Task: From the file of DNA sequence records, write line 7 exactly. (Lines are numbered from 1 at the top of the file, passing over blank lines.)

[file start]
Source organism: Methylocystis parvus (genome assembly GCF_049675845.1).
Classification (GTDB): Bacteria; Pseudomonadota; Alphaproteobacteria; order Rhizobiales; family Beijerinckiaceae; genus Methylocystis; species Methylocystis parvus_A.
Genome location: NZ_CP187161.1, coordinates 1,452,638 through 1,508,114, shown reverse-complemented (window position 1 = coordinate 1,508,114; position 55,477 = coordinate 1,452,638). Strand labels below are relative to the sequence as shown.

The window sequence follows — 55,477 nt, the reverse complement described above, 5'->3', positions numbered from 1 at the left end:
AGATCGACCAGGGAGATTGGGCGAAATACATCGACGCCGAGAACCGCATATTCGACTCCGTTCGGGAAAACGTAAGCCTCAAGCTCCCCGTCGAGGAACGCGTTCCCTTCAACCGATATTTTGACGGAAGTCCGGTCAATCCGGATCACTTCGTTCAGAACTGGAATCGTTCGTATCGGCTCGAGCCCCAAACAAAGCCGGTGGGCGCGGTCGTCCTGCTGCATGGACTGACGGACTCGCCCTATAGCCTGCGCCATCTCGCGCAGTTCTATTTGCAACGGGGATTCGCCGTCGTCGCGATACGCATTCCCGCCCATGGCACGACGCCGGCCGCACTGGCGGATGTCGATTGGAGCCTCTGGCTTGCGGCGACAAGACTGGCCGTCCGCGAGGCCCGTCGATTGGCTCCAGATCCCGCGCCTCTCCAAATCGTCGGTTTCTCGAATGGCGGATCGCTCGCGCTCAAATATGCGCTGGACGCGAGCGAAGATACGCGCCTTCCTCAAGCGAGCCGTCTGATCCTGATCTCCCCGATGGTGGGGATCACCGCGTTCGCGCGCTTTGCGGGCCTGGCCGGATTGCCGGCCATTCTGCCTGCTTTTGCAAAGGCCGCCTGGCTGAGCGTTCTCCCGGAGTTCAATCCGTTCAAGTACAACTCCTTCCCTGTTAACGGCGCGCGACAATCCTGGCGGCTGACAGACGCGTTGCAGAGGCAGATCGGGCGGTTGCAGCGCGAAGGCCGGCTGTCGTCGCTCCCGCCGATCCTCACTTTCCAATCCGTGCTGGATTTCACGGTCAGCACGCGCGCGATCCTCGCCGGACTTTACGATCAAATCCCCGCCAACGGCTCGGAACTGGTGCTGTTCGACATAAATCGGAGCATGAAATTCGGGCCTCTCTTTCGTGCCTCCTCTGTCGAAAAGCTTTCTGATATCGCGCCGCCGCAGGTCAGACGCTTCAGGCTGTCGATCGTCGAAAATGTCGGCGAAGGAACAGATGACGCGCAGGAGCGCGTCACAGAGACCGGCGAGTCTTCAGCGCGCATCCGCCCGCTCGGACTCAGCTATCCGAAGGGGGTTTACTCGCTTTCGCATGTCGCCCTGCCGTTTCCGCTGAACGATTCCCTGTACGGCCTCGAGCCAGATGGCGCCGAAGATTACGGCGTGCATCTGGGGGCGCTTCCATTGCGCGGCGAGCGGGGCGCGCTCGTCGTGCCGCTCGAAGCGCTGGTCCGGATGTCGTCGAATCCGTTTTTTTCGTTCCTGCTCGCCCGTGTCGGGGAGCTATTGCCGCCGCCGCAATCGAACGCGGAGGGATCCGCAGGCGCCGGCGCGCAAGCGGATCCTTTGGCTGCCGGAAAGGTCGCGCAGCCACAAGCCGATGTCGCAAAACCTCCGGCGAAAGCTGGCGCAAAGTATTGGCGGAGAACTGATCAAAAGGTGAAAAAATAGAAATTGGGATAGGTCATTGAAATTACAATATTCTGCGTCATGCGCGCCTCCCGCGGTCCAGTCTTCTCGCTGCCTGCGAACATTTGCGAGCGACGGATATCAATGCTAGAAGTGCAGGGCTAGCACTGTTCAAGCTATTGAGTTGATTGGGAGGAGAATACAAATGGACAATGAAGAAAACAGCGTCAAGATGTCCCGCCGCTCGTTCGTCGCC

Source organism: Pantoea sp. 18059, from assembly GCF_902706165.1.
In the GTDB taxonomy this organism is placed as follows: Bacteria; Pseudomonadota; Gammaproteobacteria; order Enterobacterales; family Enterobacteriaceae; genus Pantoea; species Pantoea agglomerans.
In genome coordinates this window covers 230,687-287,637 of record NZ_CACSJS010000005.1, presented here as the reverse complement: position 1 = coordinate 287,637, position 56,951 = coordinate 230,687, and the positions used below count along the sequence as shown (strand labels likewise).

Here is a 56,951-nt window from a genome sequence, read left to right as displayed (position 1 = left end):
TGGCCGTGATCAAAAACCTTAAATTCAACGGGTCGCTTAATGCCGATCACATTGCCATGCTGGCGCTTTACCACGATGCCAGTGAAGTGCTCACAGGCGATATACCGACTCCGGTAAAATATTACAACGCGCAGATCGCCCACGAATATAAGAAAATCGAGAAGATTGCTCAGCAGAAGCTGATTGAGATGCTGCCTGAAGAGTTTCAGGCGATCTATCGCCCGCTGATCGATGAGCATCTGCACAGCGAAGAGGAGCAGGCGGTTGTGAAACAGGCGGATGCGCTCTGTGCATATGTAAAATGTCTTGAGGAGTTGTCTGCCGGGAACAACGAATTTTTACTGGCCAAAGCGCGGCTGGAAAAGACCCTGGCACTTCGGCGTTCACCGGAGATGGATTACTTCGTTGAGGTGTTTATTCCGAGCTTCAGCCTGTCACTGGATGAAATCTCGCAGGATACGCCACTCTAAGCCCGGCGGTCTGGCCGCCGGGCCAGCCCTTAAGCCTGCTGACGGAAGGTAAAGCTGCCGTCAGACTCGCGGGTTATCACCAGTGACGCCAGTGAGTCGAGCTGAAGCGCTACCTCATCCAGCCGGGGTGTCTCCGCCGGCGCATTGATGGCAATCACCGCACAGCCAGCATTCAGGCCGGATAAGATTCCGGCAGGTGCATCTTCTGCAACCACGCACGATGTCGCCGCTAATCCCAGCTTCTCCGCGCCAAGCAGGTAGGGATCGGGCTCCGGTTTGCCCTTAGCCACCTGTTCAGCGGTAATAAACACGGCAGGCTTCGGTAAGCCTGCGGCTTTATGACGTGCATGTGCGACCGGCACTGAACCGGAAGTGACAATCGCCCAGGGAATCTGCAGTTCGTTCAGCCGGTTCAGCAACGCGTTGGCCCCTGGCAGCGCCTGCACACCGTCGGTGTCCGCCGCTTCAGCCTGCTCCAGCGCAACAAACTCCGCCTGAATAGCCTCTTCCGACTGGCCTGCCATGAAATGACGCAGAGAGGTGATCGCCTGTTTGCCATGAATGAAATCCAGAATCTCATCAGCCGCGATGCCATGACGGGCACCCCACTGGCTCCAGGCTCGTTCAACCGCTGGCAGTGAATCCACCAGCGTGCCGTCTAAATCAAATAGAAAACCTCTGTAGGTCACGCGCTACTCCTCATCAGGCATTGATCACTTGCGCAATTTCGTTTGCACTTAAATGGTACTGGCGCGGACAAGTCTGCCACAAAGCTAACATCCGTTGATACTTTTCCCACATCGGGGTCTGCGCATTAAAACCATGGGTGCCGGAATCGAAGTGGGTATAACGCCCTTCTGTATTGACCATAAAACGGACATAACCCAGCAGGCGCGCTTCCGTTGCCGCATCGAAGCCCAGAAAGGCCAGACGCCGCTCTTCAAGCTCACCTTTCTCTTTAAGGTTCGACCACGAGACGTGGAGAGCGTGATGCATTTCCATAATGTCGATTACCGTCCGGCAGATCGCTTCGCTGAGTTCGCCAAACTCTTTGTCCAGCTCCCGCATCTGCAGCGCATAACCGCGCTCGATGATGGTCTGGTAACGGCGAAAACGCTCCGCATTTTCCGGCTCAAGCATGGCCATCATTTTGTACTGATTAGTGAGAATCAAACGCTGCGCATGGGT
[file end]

In the GTDB taxonomy this organism is placed as follows: Bacteria; Pseudomonadota; Gammaproteobacteria; order Enterobacterales; family Enterobacteriaceae; genus Pantoea; species Pantoea agglomerans.